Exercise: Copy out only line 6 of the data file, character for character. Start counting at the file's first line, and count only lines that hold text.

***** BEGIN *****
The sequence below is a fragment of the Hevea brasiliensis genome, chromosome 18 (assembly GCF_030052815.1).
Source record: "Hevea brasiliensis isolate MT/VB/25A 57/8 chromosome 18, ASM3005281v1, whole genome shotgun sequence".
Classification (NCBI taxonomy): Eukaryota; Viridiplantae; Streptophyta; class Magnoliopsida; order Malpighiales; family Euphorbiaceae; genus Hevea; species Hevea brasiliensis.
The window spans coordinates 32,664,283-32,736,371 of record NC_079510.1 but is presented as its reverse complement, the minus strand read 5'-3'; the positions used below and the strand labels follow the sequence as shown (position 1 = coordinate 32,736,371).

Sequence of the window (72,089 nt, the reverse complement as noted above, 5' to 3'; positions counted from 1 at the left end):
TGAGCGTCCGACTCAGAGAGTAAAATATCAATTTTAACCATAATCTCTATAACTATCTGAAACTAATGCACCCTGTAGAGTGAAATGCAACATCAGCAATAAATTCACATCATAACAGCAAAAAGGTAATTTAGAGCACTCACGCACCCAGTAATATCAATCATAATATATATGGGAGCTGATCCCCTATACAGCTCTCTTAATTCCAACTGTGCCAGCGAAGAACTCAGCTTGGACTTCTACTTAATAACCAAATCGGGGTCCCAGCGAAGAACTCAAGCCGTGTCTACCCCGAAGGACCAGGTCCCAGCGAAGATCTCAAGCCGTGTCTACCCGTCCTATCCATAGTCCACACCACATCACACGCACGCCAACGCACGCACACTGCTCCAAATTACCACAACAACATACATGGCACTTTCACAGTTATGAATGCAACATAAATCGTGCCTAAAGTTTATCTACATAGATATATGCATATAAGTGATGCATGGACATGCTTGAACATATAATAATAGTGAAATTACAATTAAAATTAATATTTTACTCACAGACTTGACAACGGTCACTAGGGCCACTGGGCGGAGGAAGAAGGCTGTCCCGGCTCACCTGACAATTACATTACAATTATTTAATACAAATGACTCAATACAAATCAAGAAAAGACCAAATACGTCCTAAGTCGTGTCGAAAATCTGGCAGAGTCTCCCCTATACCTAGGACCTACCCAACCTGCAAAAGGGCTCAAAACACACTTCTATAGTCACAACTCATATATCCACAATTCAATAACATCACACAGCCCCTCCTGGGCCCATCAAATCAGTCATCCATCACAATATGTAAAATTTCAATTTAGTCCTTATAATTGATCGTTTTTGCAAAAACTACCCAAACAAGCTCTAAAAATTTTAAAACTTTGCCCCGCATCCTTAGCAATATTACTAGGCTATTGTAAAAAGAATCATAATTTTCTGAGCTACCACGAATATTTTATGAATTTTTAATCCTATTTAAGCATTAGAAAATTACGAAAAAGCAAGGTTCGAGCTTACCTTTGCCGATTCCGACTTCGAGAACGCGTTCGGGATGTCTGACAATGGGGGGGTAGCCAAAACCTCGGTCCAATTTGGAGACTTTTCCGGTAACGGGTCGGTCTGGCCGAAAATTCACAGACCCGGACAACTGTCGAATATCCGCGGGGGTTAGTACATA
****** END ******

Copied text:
TGAGCGTCCGACTCAGAGAGTAAAATATCAATTTTAACCATAATCTCTATAACTATCTGAAACTAATGCACCCTGTAGAGTGAAATGCAACATCAGCAATAAATTCACATCATAACAGCAAAAAGGTAATTTAGAGCACTCACGCACCCAGTAATATCAATCATAATATATATGGGAGCTGATCCCCTATACAGCTCTCTTAATTCCAACTGTGCCAGCGAAGAACTCAGCTTGGACTTCTACTTAATAACCAAATCGGGGTCCCAGCGAAGAACTCAAGCCGTGTCTACCCCGAAGGACCAGGTCCCAGCGAAGATCTCAAGCCGTGTCTACCCGTCCTATCCATAGTCCACACCACATCACACGCACGCCAACGCACGCACACTGCTCCAAATTACCACAACAACATACATGGCACTTTCACAGTTATGAATGCAACATAAATCGTGCCTAAAGTTTATCTACATAGATATATGCATATAAGTGATGCATGGACATGCTTGAACATATAATAATAGTGAAATTACAATTAAAATTAATATTTTACTCACAGACTTGACAACGGTCACTAGGGCCACTGGGCGGAGGAAGAAGGCTGTCCCGGCTCACCTGACAATTACATTACAATTATTTAATACAAATGACTCAATACAAATCAAGAAAAGACCAAATACGTCCTAAGTCGTGTCGAAAATCTGGCAGAGTCTCCCCTATACCTAGGACCTACCCAACCTGCAAAAGGGCTCAAAACACACTTCTATAGTCACAACTCATATATCCACAATTCAATAACATCACACAGCCCCTCCTGGGCCCATCAAATCAGTCATCCATCACAATATGTAAAATTTCAATTTAGTCCTTATAATTGATCGTTTTTGCAAAAACTACCCAAACAAGCTCTAAAAATTTTAAAACTTTGCCCCGCATCCTTAGCAATATTACTAGGCTATTGTAAAAAGAATCATAATTTTCTGAGCTACCACGAATATTTTATGAATTTTTAATCCTATTTAAGCATTAGAAAATTACGAAAAAGCAAGGTTCGAGCTTACCTTTGCCGATTCCGACTTCGAGAACGCGTTCGGGATGTCTGACAATGGGGGGGTAGCCAAAACCTCGGTCCAATTTGGAGACTTTTCCGGTAACGGGTCGGTCTGGCCGAAAATTCACAGACCCGGACAACTGTCGAATATCCGCGGGGGTTAGTACATA